Oral infection with human papillomavirus (HPV) is associated with a subset of head and neck cancers. We compared prevalence of, and risk factors for, oral HPV infection among HIV-negative and HIV-infected MSM.
Analysis of baseline data from a prospective cohort study.
MSM aged 18 years or older were recruited from three study sites in Amsterdam, the Netherlands. Participants completed a self-administered risk-factor questionnaire. Oral-rinse and gargle specimens were analyzed for HPV DNA and genotyped using a highly sensitive PCR and reverse line blot assay [short PCR fragment (SPF)10-PCR-DNA Enzyme Immuno Assay (DEIA)/LiPA25 system].
In 2010–2011, 794 MSM were included, of whom 767 participants had sufficient data for analysis. Median age was 40.1 years [interquartile range (IQR) 34.8–47.5] and 314 men were HIV-infected (40.9%). Any of 25 typable HPV types was present in 24.4% of all oral samples. Oncogenic HPV types were detected in 24.8 and 8.8% of oral samples from HIV-infected and HIV-negative MSM, respectively (P < 0.001). Of these high-risk types, HPV-16 was the most common (overall 3.4%). Oral infection with high-risk HPV was associated with HIV infection in multivariable analysis (P < 0.001). Increasing age was significantly associated with oral HPV infection in HIV-negative, but not in HIV-infected MSM.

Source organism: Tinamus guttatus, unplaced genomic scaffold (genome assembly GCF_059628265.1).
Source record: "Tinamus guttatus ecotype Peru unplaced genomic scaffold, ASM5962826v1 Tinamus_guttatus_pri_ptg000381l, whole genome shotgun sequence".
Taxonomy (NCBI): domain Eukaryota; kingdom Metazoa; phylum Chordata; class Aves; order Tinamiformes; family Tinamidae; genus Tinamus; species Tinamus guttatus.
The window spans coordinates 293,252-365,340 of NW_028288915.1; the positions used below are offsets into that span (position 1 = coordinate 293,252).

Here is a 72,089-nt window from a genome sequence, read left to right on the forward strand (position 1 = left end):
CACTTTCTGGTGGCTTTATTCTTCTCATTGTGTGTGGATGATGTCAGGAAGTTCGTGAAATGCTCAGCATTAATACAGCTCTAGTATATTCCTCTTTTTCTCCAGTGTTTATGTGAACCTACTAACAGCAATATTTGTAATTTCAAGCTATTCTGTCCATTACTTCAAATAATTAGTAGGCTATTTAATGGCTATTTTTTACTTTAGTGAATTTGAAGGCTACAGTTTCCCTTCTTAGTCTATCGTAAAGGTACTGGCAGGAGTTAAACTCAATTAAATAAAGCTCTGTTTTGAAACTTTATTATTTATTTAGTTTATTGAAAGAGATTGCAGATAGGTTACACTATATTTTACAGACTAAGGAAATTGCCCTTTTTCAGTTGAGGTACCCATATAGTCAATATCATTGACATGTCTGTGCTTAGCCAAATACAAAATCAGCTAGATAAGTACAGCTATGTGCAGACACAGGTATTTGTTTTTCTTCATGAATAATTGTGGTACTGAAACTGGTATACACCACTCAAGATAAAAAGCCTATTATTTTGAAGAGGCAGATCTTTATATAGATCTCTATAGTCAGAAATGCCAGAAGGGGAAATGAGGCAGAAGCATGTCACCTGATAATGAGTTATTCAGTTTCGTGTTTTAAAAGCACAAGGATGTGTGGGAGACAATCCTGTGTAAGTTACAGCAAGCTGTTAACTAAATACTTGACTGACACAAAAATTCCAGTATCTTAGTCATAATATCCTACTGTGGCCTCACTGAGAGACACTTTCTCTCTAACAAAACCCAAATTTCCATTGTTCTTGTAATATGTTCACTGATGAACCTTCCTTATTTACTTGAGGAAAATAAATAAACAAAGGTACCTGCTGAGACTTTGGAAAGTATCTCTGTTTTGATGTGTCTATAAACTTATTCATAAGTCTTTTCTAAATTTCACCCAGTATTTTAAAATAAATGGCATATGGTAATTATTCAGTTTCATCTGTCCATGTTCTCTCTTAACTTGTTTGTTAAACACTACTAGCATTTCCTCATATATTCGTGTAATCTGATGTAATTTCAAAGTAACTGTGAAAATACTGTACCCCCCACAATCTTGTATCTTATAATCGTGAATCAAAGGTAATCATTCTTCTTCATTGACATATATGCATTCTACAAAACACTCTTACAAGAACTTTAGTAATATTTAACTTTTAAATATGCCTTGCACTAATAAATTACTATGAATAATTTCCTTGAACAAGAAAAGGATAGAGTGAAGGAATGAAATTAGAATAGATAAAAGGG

Oral HPV infection is very common among MSM. HIV infection was independently associated with high-risk oral HPV infection, suggesting an important role of HIV in oral HPV infection.